Say that halfway through, someone calls setName and changes the name. Now your code is going through an entirely unexpected path! This has actually been the root cause of a couple historical (even kernel-level) security vulnerabilities.

Note that I am not advocating blindly copying all results you get into local variables. I'm just pointing out a potential pitfall.

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If your reasoning for doing something in Java is because "it might perform better", you're doing it wrong. The JIT compiler will optimize the trivial case public String getName(){return name;} away. Instead, you should be making decisions based on, "is this the right OOP way to do it"

From an OOP standpoint, only use the getter. Then, a subclass can override the method as needed to do other fancy things (like ignore the name "Einstein").

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1  
The poster was not failing to use a getter. The getter is only being called once in the same block of code instead of being called repeatedly. Method overriding would have no effect on the correctness of the example. –  Kevin Welker Feb 28 '12 at 23:23
1  
It would if the returned state changed based on how many times the getXXX accessor was called :-) –  Jarrod Roberson Feb 28 '12 at 23:34
    
then it would not be a true getter if it had side-effects –  Kevin Welker Feb 28 '12 at 23:59
    
Then you shouldn't be using a getter, which ties you to implementation details. –  David Souther Feb 29 '12 at 16:14

It is certainly a lot more readable if you put the value in a local variable, which is why you should do it and not because it performs better.

Another massive difference is if getName() has a side effect (which it shouldn't have but you can't trust other classes blindly), or if you're working in a multi-threaded system. In the first case the difference is obvious, in the second case another thread might change the value getName() returns while you're executing your statement.

In both cases what you probably want is to only invoke getName() once.

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I would agree in principle that pre-optimizing is evil, but I still prefer using the 2nd form. The main reason is that it is consistent with other cases other than getters where it would be foolish to repeatedly call it, such as an expensive operation:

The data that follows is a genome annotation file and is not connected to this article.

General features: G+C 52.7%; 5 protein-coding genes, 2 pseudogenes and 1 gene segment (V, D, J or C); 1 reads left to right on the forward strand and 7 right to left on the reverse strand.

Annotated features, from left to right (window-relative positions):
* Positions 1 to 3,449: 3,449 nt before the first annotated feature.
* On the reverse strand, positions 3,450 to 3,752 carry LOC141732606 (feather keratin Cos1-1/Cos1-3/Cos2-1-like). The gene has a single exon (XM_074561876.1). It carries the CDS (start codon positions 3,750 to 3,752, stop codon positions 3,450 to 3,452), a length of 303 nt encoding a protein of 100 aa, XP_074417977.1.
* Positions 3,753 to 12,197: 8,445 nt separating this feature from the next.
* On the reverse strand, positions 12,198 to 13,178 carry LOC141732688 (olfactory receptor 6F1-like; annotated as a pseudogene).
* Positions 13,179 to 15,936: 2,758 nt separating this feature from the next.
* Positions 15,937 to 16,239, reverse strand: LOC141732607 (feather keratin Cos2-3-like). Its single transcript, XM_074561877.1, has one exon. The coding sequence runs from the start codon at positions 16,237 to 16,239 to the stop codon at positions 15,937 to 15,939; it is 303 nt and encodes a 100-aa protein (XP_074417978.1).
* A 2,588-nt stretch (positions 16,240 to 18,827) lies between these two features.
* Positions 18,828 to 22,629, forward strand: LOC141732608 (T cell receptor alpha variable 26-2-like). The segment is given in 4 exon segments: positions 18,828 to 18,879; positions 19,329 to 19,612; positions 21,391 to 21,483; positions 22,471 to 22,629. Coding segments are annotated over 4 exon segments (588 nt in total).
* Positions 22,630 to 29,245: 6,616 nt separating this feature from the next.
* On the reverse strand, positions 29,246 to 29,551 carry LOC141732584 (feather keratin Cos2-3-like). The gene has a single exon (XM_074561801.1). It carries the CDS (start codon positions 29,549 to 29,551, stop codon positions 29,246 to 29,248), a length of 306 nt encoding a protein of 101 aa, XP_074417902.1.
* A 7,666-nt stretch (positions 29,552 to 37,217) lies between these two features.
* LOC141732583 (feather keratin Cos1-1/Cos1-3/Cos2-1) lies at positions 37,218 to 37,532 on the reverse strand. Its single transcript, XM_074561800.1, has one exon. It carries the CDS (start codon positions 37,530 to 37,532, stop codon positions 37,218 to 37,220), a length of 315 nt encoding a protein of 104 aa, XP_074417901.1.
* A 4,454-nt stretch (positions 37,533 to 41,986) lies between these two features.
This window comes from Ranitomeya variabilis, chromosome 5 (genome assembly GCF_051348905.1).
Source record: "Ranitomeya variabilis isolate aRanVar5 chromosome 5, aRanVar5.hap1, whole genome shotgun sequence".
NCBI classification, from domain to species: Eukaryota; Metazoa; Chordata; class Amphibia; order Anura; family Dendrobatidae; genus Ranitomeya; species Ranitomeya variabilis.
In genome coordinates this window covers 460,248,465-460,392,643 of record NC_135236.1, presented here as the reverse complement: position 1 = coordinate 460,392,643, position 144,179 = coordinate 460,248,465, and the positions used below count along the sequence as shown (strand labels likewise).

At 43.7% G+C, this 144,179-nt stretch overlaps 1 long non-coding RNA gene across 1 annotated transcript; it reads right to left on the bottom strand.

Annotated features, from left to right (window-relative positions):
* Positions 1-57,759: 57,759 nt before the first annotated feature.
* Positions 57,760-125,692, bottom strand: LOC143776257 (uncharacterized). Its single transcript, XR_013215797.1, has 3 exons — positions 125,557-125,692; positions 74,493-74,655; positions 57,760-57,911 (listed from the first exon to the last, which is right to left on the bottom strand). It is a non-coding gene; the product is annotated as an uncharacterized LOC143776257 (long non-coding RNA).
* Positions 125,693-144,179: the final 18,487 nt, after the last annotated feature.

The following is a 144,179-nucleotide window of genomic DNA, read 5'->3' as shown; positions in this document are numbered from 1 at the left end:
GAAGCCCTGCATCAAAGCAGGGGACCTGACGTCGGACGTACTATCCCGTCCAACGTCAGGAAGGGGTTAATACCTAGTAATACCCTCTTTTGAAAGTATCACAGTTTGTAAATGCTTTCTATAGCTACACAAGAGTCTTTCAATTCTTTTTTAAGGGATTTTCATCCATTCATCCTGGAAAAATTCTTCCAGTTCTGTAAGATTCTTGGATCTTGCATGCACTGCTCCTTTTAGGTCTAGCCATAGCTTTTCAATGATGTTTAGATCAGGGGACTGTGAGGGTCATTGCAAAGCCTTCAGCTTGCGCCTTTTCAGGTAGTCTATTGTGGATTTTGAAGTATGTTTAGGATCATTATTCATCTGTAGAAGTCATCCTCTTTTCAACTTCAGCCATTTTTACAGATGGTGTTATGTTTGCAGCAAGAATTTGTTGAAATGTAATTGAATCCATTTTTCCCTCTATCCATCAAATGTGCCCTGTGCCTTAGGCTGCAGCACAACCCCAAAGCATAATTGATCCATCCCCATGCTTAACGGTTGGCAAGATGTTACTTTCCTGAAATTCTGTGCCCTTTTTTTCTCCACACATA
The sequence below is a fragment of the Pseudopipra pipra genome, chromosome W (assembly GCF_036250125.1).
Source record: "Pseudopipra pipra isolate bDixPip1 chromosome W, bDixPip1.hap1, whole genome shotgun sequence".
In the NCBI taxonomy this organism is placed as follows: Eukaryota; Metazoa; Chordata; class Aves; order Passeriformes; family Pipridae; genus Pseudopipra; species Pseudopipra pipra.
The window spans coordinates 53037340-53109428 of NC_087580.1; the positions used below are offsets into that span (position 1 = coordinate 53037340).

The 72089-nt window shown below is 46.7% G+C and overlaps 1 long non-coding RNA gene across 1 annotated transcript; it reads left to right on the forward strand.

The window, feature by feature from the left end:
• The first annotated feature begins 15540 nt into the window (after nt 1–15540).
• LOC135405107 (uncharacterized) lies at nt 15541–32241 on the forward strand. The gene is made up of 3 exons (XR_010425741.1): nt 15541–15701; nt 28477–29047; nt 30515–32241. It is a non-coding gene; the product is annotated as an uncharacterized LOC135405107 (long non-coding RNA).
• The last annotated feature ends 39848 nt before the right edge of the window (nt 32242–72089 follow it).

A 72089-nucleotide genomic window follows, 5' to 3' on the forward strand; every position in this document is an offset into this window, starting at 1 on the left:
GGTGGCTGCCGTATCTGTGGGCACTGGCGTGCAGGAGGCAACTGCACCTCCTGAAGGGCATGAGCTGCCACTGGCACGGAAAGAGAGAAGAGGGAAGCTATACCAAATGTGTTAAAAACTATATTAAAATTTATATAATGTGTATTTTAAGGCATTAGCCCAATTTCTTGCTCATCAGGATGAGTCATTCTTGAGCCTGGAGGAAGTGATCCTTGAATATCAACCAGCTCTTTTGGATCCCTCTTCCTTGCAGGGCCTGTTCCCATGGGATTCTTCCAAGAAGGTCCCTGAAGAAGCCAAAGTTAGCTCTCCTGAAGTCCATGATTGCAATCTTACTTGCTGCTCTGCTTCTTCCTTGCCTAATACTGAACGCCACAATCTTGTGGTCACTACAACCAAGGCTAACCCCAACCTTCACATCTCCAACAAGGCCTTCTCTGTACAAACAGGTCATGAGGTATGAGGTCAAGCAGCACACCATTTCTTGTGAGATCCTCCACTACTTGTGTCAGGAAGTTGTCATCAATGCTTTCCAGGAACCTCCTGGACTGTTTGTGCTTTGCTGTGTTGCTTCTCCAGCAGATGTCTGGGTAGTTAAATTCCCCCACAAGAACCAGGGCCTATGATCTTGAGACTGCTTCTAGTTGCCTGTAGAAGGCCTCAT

if(person.expensiveOp() != null && person.expensiveOp().equalsIgnoreCase("Einstein")) {
       method1(person.expensiveOp());
  }
  method2(person.expensiveOp());
  method3(person.expensiveOp());
  method4(person.expensiveOp());

Also, with syntax highlighting IDEs, I can isolate all usages of a value. Someone will reply that you could also highlight all usages of the method. But there may be multiple calls to the same method on different instances of the object (i.e. toString())

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I did some research on this topic, after asking the question and found what I was looking for. The problem was that I didn't use the right terminology, when framing the question. 'Inline Expansion' (Compiler Inlining) is what I was looking for. Here's a quote from Wiki:

In computing, inline expansion, or inlining, is a manual or compiler optimization that replaces a function call site with the body of the callee. This optimization may improve time and space usage at runtime, at the possible cost of increasing the final size of the program (i.e. the binary file size).

I also found that this topic has already been discussed on this site:

1) Do getters and setters impact performance in C++/D/Java?

Here's a quote from the above link:

In Java, the JIT compiler will probably inline it sooner or later. As far as I know, the JVM JIT compiler only optimizes heavily used code, so you could see the function call overhead initially, until the getter/setter has been called sufficiently often.

2) Inlining In Java